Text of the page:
2. Consider COB (Chip On Board) style light strips. These are relatively new but provide much more even illumination. They are not immune to the considerations of 1. but they have an effectively continuous light. I have been very impressed with them. These are an example that I have tested with good results. Note they are not (easily) cut, and are not intended to be. In that way they are less flexible than the traditional strips.
 

Thread Starter

dameo182

Joined Nov 12, 2022
35
Welcome to AAC. A couple of suggestions for you.

1. Run the LEDs at well under the rating of the manufacturer to increase the usable life of the strip. The inexpensive strips usually have ratings that push the capacity of the LEDs to deal with heat, and they will suffer failures.

In this vein, plan for replacing them. Buy spares to have on had, or even to store inside the project for eventual use. Design your project o replacement is easy (best) or at least practical (minimum). In general, treat LED strips as consumables.

If you can‘t make replacement practical, protect yourself by buying high quality strips (will not be as cheap) and run them at below their ratings. This should allow them to be used for a very long time.

Also, do not depend on the adhesive supplied on the strips for mounting in inaccessible locations or where there will be vibration, heat considerably higher than room temperature or cold considerably lower. The truth is some of the strips will have decent adhesive but most do not, and it is hit or miss. (3M branding on the liner is no guarantee. I am convinced that 90% of 3M products coming from China are nothing more than junk with the 3M logo, not genuine).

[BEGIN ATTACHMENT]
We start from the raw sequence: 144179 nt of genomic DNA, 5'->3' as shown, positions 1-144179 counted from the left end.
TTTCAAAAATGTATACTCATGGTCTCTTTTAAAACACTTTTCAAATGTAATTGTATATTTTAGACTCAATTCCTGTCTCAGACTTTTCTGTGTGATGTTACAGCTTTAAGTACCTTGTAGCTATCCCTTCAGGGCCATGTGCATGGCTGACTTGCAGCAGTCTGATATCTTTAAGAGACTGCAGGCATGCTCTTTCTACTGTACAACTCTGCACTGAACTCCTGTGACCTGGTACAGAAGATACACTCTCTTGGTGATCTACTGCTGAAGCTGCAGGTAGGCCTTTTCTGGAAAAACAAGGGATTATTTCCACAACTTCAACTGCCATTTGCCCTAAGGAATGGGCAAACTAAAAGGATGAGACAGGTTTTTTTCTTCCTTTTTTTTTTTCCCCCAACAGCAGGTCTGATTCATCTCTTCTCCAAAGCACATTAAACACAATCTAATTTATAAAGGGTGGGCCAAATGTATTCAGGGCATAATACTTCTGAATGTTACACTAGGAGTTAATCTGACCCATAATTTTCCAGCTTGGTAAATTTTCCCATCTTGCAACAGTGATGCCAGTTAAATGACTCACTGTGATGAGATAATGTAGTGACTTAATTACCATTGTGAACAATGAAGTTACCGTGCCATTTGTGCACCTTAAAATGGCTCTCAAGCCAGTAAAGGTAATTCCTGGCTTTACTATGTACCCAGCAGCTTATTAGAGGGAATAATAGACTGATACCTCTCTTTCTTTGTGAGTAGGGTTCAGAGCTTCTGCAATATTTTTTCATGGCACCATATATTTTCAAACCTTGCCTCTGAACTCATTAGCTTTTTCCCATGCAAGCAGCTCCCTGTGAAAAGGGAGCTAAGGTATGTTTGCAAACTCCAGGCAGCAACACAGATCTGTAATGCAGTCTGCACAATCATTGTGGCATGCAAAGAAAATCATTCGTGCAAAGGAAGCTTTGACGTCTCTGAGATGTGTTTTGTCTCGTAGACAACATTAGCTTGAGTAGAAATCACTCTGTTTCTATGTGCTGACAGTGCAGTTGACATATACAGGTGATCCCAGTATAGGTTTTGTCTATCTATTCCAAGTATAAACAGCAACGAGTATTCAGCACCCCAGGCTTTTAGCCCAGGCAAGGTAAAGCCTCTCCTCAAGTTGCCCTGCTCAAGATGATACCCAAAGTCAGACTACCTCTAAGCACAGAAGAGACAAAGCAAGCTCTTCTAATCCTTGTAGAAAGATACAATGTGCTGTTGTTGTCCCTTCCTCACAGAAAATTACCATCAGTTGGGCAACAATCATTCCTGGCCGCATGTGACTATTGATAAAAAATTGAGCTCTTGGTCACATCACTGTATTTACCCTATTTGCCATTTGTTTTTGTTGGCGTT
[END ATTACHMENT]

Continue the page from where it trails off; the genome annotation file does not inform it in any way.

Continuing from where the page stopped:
2. Consider COB (Chip On Board) style light strips. These are relatively new but provide much more even illumination. They are not immune to the considerations of 1. but they have an effectively continuous light. I have been very impressed with them. These are an example that I have tested with good results. Note they are not (easily) cut, and are not intended to be. In that way they are less flexible than the traditional strips.3
When you say run them below their rating do you mean in voltage or current? Its already a lower voltage and I measured a single LED drawing 10ma, the 17 on the strip seemed to take 160ma but I'm really not sure what they should be running at when the specs are worked out (I don't know how to do that).

As for the cob style LEDs I did look at using those to save me coming up with some kind of diffuser for the frame, but I couldn't find any small enough, I have a maximum gap of 5mm for the strip to fit into, but I did like the way they lit up better than the ones I ended up buying.
 

Irving

Joined Jan 30, 2016
3,190